Sometimes being a Christian can become like being a Girl Scout. It all seems innocuous at first – singing songs about making new friends and keeping the old, selling delicious baked goods, giggling. Soon, however, competition is stirred and the jade sash comes on – badges become instruments with which to bludgeon others spirits into the ground.
It would be great if after becoming followers of Christ, we could all be friends, stand in a circle singing hymns of faith and fellowship, and enjoy one another as members of the Body. Unfortunately, legalism often creeps in and doing good things or doing things in the name of good become badges which we wear with the intent of either putting people down or showing off like a Girl Scout with a sash full of badges.
I have a spiritual sash. Thankfully, it’s not as full of badges as it used to be. To be certain, some badges are still as tightly stitched to my sash as the day they were sewn there. A few are hanging by threads.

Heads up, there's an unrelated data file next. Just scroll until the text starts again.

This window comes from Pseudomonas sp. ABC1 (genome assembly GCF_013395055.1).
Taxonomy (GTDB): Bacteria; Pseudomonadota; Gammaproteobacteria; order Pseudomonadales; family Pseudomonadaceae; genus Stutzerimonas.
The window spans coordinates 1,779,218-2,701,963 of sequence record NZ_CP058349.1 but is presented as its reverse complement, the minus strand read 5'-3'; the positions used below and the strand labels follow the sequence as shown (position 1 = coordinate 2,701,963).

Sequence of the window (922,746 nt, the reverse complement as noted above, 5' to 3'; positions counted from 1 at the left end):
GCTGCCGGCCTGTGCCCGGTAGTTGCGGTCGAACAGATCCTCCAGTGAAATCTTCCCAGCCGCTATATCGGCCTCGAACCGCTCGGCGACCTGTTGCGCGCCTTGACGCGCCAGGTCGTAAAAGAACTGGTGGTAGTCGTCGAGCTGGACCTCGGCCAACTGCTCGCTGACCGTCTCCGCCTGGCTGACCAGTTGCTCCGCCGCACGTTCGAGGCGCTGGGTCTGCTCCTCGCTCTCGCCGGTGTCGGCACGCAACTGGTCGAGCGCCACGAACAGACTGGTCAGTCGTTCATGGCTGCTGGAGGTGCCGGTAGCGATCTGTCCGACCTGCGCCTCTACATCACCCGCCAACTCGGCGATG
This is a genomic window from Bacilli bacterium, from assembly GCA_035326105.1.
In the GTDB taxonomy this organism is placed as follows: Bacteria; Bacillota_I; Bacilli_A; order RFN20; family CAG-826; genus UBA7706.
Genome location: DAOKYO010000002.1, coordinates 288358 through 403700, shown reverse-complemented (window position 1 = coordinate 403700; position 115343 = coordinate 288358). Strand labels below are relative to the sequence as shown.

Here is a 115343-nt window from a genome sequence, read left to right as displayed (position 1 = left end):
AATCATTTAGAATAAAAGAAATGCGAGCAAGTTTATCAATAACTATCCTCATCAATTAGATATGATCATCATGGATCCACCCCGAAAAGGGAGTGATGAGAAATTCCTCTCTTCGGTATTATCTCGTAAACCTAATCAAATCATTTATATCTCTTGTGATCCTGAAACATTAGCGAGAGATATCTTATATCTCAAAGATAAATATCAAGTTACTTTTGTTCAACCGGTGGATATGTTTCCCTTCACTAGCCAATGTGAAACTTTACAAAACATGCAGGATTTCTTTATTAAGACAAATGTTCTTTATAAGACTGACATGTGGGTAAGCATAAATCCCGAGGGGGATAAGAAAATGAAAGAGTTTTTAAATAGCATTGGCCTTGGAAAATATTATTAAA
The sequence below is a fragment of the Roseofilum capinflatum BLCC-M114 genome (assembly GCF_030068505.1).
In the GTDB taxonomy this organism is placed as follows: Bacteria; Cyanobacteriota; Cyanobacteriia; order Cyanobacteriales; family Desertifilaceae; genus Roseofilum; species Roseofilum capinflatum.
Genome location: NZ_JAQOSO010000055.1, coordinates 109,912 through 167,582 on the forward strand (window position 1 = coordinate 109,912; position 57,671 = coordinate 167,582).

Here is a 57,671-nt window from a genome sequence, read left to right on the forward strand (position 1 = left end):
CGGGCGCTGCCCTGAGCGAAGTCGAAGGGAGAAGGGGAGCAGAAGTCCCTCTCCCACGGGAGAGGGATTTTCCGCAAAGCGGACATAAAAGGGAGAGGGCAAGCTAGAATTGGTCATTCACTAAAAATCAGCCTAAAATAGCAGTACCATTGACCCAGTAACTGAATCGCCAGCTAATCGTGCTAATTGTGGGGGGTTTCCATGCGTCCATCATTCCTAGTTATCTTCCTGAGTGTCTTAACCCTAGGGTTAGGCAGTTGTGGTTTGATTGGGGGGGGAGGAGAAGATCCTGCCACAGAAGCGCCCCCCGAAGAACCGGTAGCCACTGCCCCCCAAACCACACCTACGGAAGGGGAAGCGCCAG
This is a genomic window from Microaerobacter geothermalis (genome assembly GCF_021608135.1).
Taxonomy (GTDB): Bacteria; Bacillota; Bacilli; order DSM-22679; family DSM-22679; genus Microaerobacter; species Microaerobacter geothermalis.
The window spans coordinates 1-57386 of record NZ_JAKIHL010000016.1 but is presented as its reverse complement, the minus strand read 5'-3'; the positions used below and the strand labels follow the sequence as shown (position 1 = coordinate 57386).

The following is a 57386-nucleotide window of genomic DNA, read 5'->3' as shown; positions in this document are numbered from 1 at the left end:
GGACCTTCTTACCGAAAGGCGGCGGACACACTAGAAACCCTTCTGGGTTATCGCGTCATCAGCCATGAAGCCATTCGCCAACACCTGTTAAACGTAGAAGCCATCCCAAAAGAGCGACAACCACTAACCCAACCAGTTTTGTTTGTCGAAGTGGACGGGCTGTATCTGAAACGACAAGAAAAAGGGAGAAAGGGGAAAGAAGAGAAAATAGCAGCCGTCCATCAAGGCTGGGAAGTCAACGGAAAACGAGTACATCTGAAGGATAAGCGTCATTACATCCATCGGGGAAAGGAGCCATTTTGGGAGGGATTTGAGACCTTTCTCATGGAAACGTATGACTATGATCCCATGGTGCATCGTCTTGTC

One badge – the “I-only-have-godly-friends” badge – is in the process of being torn away. I used to wear this badge proudly, toward the top of my sash. I lived by the idea that my not having worldly, sinful friends was a sign of my own spiritual prowess and well-being.
Then I read about Jesus a little more carefully. Far from rejecting him for his godly standard of living, “the tax collectors and sinners were all drawing near to hear him” (Luke 15:1). In fact, you don’t have to pay attention that hard while reading the Gospels to notice that Jesus got invited to a lot of parties, most of which were hosted by or attended by people who we would look down upon – tax collectors, prostitutes, sinners. And in the first century, eating with someone meant that you put them on the same level as yourself, that you accepted them as friends. The Pharisees expressed this sentiment when they said accusingly of Jesus, “This man receives sinners and eats with them” (Luke 15:2).
Over the next few months, I want to go past a casual reading and look at the people that Jesus showed friendship toward – specifically, prostitutes, tax collectors, the Pharisees, and Judas. The first two flocked to Jesus. The second two tried to get away from him. What was it about Jesus that made loose women, thieves, sinners, and the most marginalized people in society flock to him? And if those same types of people don’t feel comfortable around Jesus’s followers today, where have we gone wrong?